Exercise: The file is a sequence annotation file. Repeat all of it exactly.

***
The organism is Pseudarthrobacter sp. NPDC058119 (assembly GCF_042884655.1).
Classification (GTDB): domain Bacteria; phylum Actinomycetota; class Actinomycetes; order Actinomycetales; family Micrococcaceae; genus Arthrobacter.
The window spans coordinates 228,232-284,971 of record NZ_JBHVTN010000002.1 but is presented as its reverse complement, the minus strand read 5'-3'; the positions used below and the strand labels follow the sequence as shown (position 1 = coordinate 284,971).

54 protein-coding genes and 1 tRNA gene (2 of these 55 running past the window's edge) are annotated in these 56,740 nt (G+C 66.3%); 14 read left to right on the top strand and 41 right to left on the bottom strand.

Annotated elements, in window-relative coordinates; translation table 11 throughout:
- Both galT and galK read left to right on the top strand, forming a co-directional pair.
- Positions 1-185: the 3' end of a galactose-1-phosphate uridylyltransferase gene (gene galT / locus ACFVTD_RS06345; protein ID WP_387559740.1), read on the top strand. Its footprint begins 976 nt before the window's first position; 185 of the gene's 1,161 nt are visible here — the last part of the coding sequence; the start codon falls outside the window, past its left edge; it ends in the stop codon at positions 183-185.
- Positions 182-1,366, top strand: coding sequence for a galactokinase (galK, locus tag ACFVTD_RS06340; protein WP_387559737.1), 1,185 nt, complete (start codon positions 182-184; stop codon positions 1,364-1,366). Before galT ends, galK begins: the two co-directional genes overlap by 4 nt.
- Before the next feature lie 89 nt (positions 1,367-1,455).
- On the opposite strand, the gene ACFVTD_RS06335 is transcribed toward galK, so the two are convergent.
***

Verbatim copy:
The organism is Pseudarthrobacter sp. NPDC058119 (assembly GCF_042884655.1).
Classification (GTDB): domain Bacteria; phylum Actinomycetota; class Actinomycetes; order Actinomycetales; family Micrococcaceae; genus Arthrobacter.
The window spans coordinates 228,232-284,971 of record NZ_JBHVTN010000002.1 but is presented as its reverse complement, the minus strand read 5'-3'; the positions used below and the strand labels follow the sequence as shown (position 1 = coordinate 284,971).

54 protein-coding genes and 1 tRNA gene (2 of these 55 running past the window's edge) are annotated in these 56,740 nt (G+C 66.3%); 14 read left to right on the top strand and 41 right to left on the bottom strand.

Annotated elements, in window-relative coordinates; translation table 11 throughout:
- Both galT and galK read left to right on the top strand, forming a co-directional pair.
- Positions 1-185: the 3' end of a galactose-1-phosphate uridylyltransferase gene (gene galT / locus ACFVTD_RS06345; protein ID WP_387559740.1), read on the top strand. Its footprint begins 976 nt before the window's first position; 185 of the gene's 1,161 nt are visible here — the last part of the coding sequence; the start codon falls outside the window, past its left edge; it ends in the stop codon at positions 183-185.
- Positions 182-1,366, top strand: coding sequence for a galactokinase (galK, locus tag ACFVTD_RS06340; protein WP_387559737.1), 1,185 nt, complete (start codon positions 182-184; stop codon positions 1,364-1,366). Before galT ends, galK begins: the two co-directional genes overlap by 4 nt.
- Before the next feature lie 89 nt (positions 1,367-1,455).
- On the opposite strand, the gene ACFVTD_RS06335 is transcribed toward galK, so the two are convergent.